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April 30, 2001

Redefining Best Execution

By Harold S. Bradley

Also in this article

  • Redefining Best Execution
  • Page 2

Traders rationalize a variety of behaviors under the guise of best execution.

Many contend, with a wink and a nod, that "I know it when I see it." That said, recent SEC guidance suggests that an emerging definition for best execution may place those with such cavalier attitudes in regulatory jeopardy.

Most institutions pre-commit trading commissions to a variety of bill-paying functions that include soft dollars, commission recapture and client direction. As a result, they compromise any objective notion of best execution.

Greenwich Associates in 1999 reported that portfolio managers, analysts and clients devoured more than 60 percent of a typical trader's discretion in placing orders. Some studies indicate that portfolio managers tell traders which broker to use on up to 14 percent of orders.

Levitt's Warning

Former SEC Chairman Arthur Levitt sounded a warning for the buyside in speeches before the Fordham Law School and the Securities Industry Association late last year. He reminded us that "people tend to act differently when the money on the table isn't their own, to treat lightly expenses they do not feel." He warned that "sticky" brokerage commissions of six cents per share should no longer be viewed as "safe" and that managers should face more director scrutiny about best execution processes.

Recent SEC staff comments illustrate an emerging standard tied to metrics and accountability. Traders report that SEC auditors now ask for documents outlining trade processes during routine examinations. Regulators remain on high alert for an "enforcement" action to better illustrate that "best execution" is more than a trite industry cliche.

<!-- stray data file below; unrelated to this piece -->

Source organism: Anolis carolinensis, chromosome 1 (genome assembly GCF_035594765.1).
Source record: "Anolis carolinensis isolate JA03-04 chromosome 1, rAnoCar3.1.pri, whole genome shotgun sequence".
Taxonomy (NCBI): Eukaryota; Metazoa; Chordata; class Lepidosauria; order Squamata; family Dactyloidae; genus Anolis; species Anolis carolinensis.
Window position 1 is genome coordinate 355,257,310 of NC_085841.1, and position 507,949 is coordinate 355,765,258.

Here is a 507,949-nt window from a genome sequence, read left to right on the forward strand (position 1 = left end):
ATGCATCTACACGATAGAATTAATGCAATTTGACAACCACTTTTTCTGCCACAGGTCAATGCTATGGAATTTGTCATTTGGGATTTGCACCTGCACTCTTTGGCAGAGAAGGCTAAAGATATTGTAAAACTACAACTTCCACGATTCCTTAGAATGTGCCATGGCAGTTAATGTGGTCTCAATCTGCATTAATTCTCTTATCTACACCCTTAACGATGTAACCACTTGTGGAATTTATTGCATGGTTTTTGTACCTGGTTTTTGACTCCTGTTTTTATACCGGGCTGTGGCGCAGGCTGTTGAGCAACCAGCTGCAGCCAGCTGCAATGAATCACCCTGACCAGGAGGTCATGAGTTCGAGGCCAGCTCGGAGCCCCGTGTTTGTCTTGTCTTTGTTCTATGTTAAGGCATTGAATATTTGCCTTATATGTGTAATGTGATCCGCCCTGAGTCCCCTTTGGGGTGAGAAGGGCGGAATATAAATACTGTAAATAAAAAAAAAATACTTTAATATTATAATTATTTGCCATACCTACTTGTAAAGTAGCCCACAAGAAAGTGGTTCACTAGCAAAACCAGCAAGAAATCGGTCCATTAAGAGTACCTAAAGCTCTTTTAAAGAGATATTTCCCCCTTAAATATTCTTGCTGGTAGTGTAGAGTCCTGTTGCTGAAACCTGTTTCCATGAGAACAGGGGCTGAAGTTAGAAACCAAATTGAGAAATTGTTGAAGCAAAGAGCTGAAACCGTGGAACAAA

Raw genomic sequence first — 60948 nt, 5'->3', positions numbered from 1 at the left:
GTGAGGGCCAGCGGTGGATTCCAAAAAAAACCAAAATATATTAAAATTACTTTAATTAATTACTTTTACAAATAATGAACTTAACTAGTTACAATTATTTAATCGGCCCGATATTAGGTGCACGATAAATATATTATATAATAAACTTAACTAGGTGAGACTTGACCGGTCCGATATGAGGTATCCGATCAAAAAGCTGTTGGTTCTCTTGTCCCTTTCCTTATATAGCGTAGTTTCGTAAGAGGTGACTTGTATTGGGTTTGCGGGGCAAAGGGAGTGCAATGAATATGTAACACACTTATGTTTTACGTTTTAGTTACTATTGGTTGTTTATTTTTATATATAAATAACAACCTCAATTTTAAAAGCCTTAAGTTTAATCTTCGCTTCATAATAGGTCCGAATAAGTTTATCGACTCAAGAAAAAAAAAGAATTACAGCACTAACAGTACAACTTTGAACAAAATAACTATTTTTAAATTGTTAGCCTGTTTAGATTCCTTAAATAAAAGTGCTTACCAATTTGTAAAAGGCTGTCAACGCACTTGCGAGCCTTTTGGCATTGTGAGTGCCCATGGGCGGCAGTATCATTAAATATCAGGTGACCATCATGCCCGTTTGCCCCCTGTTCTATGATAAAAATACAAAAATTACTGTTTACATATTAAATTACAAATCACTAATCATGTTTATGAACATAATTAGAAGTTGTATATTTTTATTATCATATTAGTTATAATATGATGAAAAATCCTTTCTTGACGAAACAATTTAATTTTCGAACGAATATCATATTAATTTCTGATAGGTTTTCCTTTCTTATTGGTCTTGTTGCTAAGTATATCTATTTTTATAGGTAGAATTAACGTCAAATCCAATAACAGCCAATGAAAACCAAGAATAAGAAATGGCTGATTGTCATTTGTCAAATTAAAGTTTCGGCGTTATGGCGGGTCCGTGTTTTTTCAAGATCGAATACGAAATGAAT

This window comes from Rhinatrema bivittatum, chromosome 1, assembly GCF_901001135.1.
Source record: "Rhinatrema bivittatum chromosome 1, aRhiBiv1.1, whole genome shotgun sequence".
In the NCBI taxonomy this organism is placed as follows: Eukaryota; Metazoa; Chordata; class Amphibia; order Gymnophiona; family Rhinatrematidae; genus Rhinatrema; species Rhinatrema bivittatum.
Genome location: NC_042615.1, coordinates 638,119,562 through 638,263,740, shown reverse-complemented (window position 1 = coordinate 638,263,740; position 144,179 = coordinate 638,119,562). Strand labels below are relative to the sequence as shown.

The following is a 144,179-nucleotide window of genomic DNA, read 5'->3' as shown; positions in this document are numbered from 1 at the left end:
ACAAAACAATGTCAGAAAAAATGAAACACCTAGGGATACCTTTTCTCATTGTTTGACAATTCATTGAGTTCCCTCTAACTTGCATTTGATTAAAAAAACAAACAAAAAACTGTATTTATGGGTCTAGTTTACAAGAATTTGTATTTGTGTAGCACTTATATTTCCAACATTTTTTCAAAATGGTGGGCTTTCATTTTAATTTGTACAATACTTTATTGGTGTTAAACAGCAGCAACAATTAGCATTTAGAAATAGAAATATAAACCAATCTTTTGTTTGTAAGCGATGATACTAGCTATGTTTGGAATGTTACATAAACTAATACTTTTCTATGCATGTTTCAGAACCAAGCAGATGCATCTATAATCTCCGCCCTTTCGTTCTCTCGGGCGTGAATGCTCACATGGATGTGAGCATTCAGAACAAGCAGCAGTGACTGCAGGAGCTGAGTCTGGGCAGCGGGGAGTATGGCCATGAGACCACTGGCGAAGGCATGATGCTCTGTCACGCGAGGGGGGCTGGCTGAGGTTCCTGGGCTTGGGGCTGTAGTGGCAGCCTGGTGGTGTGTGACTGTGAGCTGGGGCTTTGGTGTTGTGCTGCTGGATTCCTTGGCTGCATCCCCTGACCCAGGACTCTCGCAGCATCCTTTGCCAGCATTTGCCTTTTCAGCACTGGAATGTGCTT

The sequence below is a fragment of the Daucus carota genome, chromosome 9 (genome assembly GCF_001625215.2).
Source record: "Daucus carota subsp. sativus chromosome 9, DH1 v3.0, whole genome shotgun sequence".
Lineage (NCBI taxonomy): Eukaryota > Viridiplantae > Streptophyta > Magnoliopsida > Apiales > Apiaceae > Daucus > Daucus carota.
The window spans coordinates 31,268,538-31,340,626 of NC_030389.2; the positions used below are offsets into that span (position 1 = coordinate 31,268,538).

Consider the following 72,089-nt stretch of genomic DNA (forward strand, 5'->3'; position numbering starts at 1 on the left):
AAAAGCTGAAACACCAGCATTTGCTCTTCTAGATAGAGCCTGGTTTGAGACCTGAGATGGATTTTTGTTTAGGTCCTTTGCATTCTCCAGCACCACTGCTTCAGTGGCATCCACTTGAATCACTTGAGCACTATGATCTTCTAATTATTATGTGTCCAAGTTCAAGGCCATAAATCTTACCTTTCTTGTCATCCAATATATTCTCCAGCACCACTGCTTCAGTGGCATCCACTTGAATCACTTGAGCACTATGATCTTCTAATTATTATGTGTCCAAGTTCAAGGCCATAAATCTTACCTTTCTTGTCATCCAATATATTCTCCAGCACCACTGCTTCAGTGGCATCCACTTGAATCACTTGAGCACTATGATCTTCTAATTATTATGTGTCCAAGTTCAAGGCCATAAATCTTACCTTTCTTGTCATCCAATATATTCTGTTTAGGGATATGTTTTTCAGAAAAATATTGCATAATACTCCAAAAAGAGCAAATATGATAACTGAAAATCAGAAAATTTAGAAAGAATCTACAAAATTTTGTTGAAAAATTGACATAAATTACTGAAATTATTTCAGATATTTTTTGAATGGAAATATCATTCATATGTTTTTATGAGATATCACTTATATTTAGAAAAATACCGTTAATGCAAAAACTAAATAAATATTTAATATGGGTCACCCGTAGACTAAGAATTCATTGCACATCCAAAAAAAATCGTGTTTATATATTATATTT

Gene Gohlke, associate director of the SEC's Office of Compliance Inspections and Examinations, provided a framework for best execution at a December 2000 Securities Law Development Conference.

Gohlke said, "In placing a trade, the trading desk will seek to find a broker dealer or alternative trading system that will execute a trade in a way that the trader believes will realize the maximum value of the investment decision."

Additionally, he said the value of services received from broker dealers should be periodically reviewed and documented - with the active involvement of traders, portfolio managers, research analysts, the backoffice, and the compliance and legal departments. The SEC warned that:

* Hiring of a consultant to measure execution quality is not sufficient proof that a manager is in compliance.

* Adequacy of order handling systems, trade error experience and timeliness of execution reports would be reviewed; and allotment of IPO shares would be assessed against requested allocations.

* The use of ECNs as venues with anonymity, liquidity, price improvement and lower commission rates would be evaluated.

Consideration of best execution practices in this context has significant economic implications for investment managers who have neglected trading and order management infrastructure. Data requirements may necessitate integration of order management and back office accounting systems as well as better database access to analyze trading data.